Pledging their time

Special to The Times

Bob Dylan is many things to fans. He is multitudes, just as he’s depicted in the film “I’m Not There,” which delivered a collection of Dylans of different times and interpretations: as a simple troubadour, a young antihero, a family man, a sage.

Some of those sides of Dylan appeared onstage Wednesday at the tribute concert “Like a Complete Unknown” at the Skirball Center, in connection with its detailed exhibit on Dylan’s life -- his lyrics and image through the years, one of his old guitars, a handwritten high school essay on Steinbeck’s “The Grapes of Wrath.”

For some, this might seem an unsettling treatment of an artist who is still very much alive and whose last album went No. 1 just two years ago. But obsessive study of the man has been a part of Dylan’s story since the early days of his career, with songs that not only moved and inspired the players of his time but the generations that followed.

At the Skirball, it was something else in the hands of Rage Against the Machine vocalist Zack de la Rocha, standing alone with an acoustic guitar and looking a bit like a younger, angrier Dylan: unshaven, his hair wild and askew. His take on the Dylan legacy was fittingly raw and intense, as he strummed a few chords and bit hard into the rhymes of “Only a Pawn in Their Game,” a song of social injustice and rage over the assassination of civil rights activist Medgar Evers.


Lucinda Williams leaned in a similarly stormy direction during a weary, pointed “Masters of War,” lunging forward with her guitar and not apologizing for its timeless (and timely) antiwar theme. “I’d rather offend a few people and get my point across,” she said with a smile.

John Doe performed songs he recorded for the “I’m Not There” soundtrack in rich, soaring vocals, wailing to the edge of his voice on “Pressing On.”

And at the beginning of the night, singer-songwriter Meiko opened the show with “It Ain’t Me Babe,” with hushed vocals and quiet charm. She admitted to being nervous and forgetting some of the lyrics, which became a running joke when, as it turned out, most of the other acts brought printed lyrics as a safety net.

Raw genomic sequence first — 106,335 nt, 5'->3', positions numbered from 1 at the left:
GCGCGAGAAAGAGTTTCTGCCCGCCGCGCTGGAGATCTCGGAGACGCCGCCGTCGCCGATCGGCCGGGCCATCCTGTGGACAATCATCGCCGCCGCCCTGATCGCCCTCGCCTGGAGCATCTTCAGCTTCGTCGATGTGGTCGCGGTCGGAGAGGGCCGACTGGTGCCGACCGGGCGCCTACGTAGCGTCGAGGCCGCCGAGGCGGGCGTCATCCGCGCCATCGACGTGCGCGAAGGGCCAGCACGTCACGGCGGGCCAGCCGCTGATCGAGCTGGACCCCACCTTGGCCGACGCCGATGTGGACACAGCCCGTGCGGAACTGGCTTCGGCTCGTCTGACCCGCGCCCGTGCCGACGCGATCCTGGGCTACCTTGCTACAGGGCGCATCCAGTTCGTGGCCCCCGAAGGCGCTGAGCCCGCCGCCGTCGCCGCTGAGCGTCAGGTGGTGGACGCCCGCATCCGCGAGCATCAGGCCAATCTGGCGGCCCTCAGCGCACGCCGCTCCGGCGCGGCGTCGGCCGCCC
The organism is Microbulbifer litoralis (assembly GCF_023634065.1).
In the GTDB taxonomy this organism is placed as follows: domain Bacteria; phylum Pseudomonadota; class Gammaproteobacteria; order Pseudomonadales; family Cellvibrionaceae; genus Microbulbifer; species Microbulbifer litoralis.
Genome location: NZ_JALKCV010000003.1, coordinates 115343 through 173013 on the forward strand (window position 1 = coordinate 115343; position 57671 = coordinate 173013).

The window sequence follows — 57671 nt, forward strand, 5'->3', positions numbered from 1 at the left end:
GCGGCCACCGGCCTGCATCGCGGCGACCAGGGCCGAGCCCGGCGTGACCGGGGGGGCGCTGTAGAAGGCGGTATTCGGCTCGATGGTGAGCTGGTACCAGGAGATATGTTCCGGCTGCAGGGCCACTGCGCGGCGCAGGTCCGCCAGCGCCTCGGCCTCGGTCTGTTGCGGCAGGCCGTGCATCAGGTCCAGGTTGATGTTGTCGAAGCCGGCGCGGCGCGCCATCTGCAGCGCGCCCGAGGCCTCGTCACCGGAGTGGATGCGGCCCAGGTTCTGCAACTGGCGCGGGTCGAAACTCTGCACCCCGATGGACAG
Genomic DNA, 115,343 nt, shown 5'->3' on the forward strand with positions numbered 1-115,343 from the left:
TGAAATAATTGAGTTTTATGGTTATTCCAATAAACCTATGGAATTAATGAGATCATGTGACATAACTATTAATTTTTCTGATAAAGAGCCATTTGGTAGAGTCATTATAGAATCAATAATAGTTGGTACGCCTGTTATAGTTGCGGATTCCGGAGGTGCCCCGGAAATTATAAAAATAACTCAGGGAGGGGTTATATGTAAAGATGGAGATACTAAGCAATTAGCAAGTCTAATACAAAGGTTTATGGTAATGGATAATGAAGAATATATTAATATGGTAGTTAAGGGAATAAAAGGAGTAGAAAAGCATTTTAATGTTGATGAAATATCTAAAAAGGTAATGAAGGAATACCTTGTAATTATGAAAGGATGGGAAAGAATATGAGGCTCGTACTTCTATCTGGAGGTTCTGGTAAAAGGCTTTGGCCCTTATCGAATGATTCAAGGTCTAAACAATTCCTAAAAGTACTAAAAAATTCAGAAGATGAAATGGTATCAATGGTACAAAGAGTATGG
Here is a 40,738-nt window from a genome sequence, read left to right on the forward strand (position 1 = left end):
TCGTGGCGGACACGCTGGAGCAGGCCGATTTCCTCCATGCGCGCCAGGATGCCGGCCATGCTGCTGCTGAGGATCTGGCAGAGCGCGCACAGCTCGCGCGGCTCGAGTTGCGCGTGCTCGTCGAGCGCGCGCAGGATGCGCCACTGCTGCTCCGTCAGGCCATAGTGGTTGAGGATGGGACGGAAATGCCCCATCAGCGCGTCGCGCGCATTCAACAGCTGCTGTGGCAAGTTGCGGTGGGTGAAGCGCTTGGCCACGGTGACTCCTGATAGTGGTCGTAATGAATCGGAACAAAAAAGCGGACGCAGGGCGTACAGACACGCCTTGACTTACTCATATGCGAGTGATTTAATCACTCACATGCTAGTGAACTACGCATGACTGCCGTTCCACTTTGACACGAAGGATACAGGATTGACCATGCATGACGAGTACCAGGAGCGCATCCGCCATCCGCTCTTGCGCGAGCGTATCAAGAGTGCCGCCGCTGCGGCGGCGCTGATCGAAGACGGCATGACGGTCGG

Maria McKee told of meeting Dylan at a New York recording session in the ‘80s for her band, Lone Justice, and not being overly impressed as a 20-year-old with a bit of punk attitude.


“We have a love-hate relationship,” she joked, but then sat at the piano for a haunted, heartfelt reading of his “Death is Not the End.”

Bearded and barefoot, singer-songwriter Michael Franti noted how it has often been others who drew a connection between his work and Dylan’s, adding: “I remember when I got my first Bob Dylan album -- on iTunes, last week.”

Franti was still able to find a real connection, choosing “Subterranean Homesick Blues” because it was most like a rap tune, as he dropped in a few lines from Grandmaster Flash: “Don’t push me ‘cuz I’m close to the edge . . .” He followed that with a slow and twangy “Rainy Day Women #12 & 35,” a song he related to Bob Marley with its notorious refrain: “Everybody must get stoned!”

Tim Easton also performed solo, strumming through “To Ramona,” a song of warmth and lost idealism from 1964. “I don’t know how a 23-year-old wrote this,” Easton said. He looked pleased between lyrics, as if for a moment he understood at least one version of a complicated artist.